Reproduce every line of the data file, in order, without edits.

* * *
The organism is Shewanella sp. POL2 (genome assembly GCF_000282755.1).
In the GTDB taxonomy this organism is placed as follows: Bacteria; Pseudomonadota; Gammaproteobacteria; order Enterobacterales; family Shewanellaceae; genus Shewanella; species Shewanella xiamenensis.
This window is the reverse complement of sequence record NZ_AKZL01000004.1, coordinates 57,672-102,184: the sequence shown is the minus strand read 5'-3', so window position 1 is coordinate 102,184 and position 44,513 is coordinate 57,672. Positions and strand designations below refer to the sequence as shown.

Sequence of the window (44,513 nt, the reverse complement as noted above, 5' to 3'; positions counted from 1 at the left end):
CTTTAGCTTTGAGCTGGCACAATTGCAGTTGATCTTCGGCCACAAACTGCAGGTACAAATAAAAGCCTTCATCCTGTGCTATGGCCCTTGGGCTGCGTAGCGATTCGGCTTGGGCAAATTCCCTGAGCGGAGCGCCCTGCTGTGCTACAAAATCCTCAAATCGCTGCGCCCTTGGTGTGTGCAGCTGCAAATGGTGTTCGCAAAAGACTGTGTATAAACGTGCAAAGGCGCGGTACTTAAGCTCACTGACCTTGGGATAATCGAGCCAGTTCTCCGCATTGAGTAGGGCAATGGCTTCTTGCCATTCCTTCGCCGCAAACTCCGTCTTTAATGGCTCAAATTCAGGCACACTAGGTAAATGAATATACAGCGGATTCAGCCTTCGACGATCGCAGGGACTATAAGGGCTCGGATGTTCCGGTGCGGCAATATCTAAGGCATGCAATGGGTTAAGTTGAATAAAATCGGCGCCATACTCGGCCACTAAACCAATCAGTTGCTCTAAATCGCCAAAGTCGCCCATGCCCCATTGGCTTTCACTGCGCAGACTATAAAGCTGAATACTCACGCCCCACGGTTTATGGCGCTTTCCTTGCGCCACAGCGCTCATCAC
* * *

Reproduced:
The organism is Shewanella sp. POL2 (genome assembly GCF_000282755.1).
In the GTDB taxonomy this organism is placed as follows: Bacteria; Pseudomonadota; Gammaproteobacteria; order Enterobacterales; family Shewanellaceae; genus Shewanella; species Shewanella xiamenensis.
This window is the reverse complement of sequence record NZ_AKZL01000004.1, coordinates 57,672-102,184: the sequence shown is the minus strand read 5'-3', so window position 1 is coordinate 102,184 and position 44,513 is coordinate 57,672. Positions and strand designations below refer to the sequence as shown.

Sequence of the window (44,513 nt, the reverse complement as noted above, 5' to 3'; positions counted from 1 at the left end):
CTTTAGCTTTGAGCTGGCACAATTGCAGTTGATCTTCGGCCACAAACTGCAGGTACAAATAAAAGCCTTCATCCTGTGCTATGGCCCTTGGGCTGCGTAGCGATTCGGCTTGGGCAAATTCCCTGAGCGGAGCGCCCTGCTGTGCTACAAAATCCTCAAATCGCTGCGCCCTTGGTGTGTGCAGCTGCAAATGGTGTTCGCAAAAGACTGTGTATAAACGTGCAAAGGCGCGGTACTTAAGCTCACTGACCTTGGGATAATCGAGCCAGTTCTCCGCATTGAGTAGGGCAATGGCTTCTTGCCATTCCTTCGCCGCAAACTCCGTCTTTAATGGCTCAAATTCAGGCACACTAGGTAAATGAATATACAGCGGATTCAGCCTTCGACGATCGCAGGGACTATAAGGGCTCGGATGTTCCGGTGCGGCAATATCTAAGGCATGCAATGGGTTAAGTTGAATAAAATCGGCGCCATACTCGGCCACTAAACCAATCAGTTGCTCTAAATCGCCAAAGTCGCCCATGCCCCATTGGCTTTCACTGCGCAGACTATAAAGCTGAATACTCACGCCCCACGGTTTATGGCGCTTTCCTTGCGCCACAGCGCTCATCAC